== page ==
How to Get Out of Debt and Save Money

Mark Vakkur, MD

www.vakkur.com

See also: Mind Over Money - How to Put Behavioral Finance Principles To Work for You

How to Save $500- $1,000 a month painlessly

Behavioral Finance Summary

Money may not guarantee happiness, but absence of money can lead to misery. Finances are a major cause of marital strife. It is impossible to quantify, but anxiety from financial insecurity maybe a major source of psychiatric morbidity. High consumption, low savings, and poor money management translates into working harder and longer for less.

Consider the following bad news:

- the average American household spends 22% of all disposable income on debt payment (versus only 5% in Scandinavia) (Barrons, 11/15/04);

- personal bankruptcies surged from 800,000 in 1994 to 1,410,000l in 1998;

- our economy is heavily dependent upon low savings and high spending; consumption constitutes 70% of United States Gross Domestic Product;

- the median net worth of United States households in 1998 was $60,700 only $2,300 higher than in 1989 per the Federal Reserve's 1998 Survey Of Consumer Finances;

- excluding home equity, the median financial net worth was only $17,800Ö [source]

But here's the good news:

- the average American household will earn a million dollars every couple decades;

- making even small daily decisions about how those millions flowing through the home are spent and invested can translate into dramatic dramatic differences in net worth, lifestyle, and security.

Compiled here are a few tips to help decrease monetary anxiety.

Pay yourself first. The first check you write each month should be to yourself. Fully fund your 401-k, IRA, or retirement plan FIRST, then pay off your highest after-tax interest rate debt (if applicable). A good savings target is 10%. Consider this: no matter how much you make, if you save 10% of your income and invest it at 10% a year, you will be earning as much from your investments as from your work in only 25 years. This does not take into account raises or increases in pay which would shorten this time. 25 years may sound like a long time, but it means that a 21 year-old college graduate could potentially retire at age 46!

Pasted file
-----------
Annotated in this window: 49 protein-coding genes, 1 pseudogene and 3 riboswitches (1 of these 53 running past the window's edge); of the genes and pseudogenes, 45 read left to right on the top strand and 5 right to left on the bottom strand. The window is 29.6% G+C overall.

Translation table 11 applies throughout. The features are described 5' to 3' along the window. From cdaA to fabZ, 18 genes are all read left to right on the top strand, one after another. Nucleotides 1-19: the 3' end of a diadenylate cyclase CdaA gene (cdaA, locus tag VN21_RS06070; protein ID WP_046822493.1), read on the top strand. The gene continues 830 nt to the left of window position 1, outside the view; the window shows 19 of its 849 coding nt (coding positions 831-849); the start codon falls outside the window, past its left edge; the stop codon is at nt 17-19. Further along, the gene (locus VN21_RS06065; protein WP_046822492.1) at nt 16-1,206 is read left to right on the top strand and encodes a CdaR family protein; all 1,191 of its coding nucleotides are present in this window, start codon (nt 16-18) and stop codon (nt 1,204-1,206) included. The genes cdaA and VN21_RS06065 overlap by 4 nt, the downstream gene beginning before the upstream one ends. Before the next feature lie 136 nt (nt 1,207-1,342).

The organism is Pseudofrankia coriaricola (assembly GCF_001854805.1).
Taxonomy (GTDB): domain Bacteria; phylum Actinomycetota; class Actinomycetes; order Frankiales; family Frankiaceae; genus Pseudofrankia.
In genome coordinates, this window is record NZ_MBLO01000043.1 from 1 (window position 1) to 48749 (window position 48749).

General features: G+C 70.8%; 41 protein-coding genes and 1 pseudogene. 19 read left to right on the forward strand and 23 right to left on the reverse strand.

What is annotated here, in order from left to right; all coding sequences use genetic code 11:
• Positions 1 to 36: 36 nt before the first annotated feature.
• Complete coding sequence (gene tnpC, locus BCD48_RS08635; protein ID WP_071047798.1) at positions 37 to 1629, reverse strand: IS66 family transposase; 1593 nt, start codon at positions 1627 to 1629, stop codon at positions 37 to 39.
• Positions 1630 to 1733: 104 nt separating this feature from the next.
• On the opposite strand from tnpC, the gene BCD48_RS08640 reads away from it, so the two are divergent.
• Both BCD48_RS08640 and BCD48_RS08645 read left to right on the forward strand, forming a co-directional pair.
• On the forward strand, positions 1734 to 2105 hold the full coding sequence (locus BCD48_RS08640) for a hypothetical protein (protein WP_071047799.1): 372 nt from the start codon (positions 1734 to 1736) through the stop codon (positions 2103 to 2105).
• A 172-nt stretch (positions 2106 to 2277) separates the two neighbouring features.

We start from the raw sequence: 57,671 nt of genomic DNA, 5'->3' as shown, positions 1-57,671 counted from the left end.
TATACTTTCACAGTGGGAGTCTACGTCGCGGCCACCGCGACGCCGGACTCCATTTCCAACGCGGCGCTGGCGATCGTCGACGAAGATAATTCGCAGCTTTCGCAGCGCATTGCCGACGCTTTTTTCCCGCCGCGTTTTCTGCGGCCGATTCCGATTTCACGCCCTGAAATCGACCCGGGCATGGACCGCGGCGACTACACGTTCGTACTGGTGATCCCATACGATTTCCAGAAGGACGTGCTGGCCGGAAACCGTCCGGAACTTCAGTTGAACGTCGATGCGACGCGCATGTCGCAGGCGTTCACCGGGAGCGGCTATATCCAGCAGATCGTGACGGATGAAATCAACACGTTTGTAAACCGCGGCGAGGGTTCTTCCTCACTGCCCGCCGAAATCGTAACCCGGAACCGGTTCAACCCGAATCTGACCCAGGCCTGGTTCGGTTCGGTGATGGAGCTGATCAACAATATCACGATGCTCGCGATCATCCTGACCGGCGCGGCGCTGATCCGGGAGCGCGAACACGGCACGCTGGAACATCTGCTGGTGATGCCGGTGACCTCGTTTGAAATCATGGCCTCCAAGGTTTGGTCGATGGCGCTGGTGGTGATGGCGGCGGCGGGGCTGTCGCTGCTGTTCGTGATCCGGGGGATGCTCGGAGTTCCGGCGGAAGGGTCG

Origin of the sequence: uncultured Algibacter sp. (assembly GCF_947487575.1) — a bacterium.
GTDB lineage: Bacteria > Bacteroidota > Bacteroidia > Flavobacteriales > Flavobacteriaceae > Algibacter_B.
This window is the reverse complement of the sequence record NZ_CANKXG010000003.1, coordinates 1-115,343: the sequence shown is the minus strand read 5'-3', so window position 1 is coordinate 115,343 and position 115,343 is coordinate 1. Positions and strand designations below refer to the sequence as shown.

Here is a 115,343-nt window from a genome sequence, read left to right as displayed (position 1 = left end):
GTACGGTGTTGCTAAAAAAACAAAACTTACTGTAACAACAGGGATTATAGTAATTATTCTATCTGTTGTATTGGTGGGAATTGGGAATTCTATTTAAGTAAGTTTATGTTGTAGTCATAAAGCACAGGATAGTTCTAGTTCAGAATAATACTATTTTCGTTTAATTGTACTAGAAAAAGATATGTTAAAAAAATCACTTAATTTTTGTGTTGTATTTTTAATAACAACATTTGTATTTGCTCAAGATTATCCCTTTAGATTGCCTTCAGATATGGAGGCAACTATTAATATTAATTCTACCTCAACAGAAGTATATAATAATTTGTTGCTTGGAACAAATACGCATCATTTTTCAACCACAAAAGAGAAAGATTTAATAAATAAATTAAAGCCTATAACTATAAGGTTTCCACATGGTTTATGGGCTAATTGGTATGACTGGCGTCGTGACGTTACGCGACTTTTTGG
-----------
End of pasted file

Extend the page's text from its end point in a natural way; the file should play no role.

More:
Simplify your life. Because of taxes, reducing unnecessary expenses has a much more powerful impact on your financial health than boosting your income. For someone in the 28% federal tax bracket, reducing expenses by $390 is equivalent to earning an extra $500. The lower your "burn rate", the less money you must generate from your investments to maintain your lifestyle, so the less you must save to achieve financial independence.

Don't pay a premium for commodities. If a low cost or no cost choice exists, take advantage of it. Visit your library - you can keep your books, videos, and DVDs longer with no rental fees (and much less punitive late fines). It's the same movie whether you pay for it or borrow it. A car is just a car; sinking $70,000 into a depreciating asset is equivalent to emptying the contents of your wallet onto the parking deck of your workplace every day. Long after the new car smell is gone, the debt or lease payments remain. Most luxury cars have lower-price substitutes, often with the same chassis and engine, sometimes manufactured in the same factory! Brew your own coffee and drive past Starbucks (in your hybrid car).

Brown bag it. Many Americans will drive across town to save $50, but they would be much better off saving $5 a day on lunch. (equivalent to $1,250 a year before taxes (assuming 250 working days a year), or almost $1,865 for someone in the combined federal and state 33% tax bracket). As a general principle, saving $1 each working day is much more powerful than one-time savings (250 times as powerful for the average worker).

Lose the SUV. Environmental and safety reasons aside (roll-overs were a leading cause of death for SUV drivers), paying a premium for a gas-guzzling vehicle makes little sense. Gasoline remains very cheap (as of 2005) by historical, inflation-adjusted standards, but even a small spike in energy prices could lead to wild fluctuations in monthly outflows for the average American family. Consider also the effect such a spike would have on the resale value of all those SUV's unloaded on the market by their drivers coming to the same realization at the same time.

Pay off your credit cards today. Borrow this money if you have to! With interest rates relatively low, there is absolutely no reason for anyone to be paying 18 to 21% on credit card debt. If you make only the minimum payment each month, you will pay many times more in interest than what you originally charged. If you carry a $5,000 balance on a 21% VISA, you are paying $88 a month in interest. Since these are after-tax dollars, you must earn $112 to pay this amount. Thatís $1,344 a year! Remember, this is just the INTEREST! For that money, you could go on a one week cruise.

Here are some ideas:

- Take out a line of credit against your home for the amount of your credit card debt. Since the bankers have your home as collateral, the interest rate is generally much lower. And since the interest on the mortgage is tax deductible, you can multiply it times (1 - your tax rate) to get your effective after tax APR. In other words, if you are in the 28% tax bracket, a 12% home equity line is only 8.6% ( (1 - .28) x 12% = 8.6% ). In the example above, the interest burden would decrease from $88 to about $36 (after taxes), saving you over $50 a month. Shop around for the best rates and terms.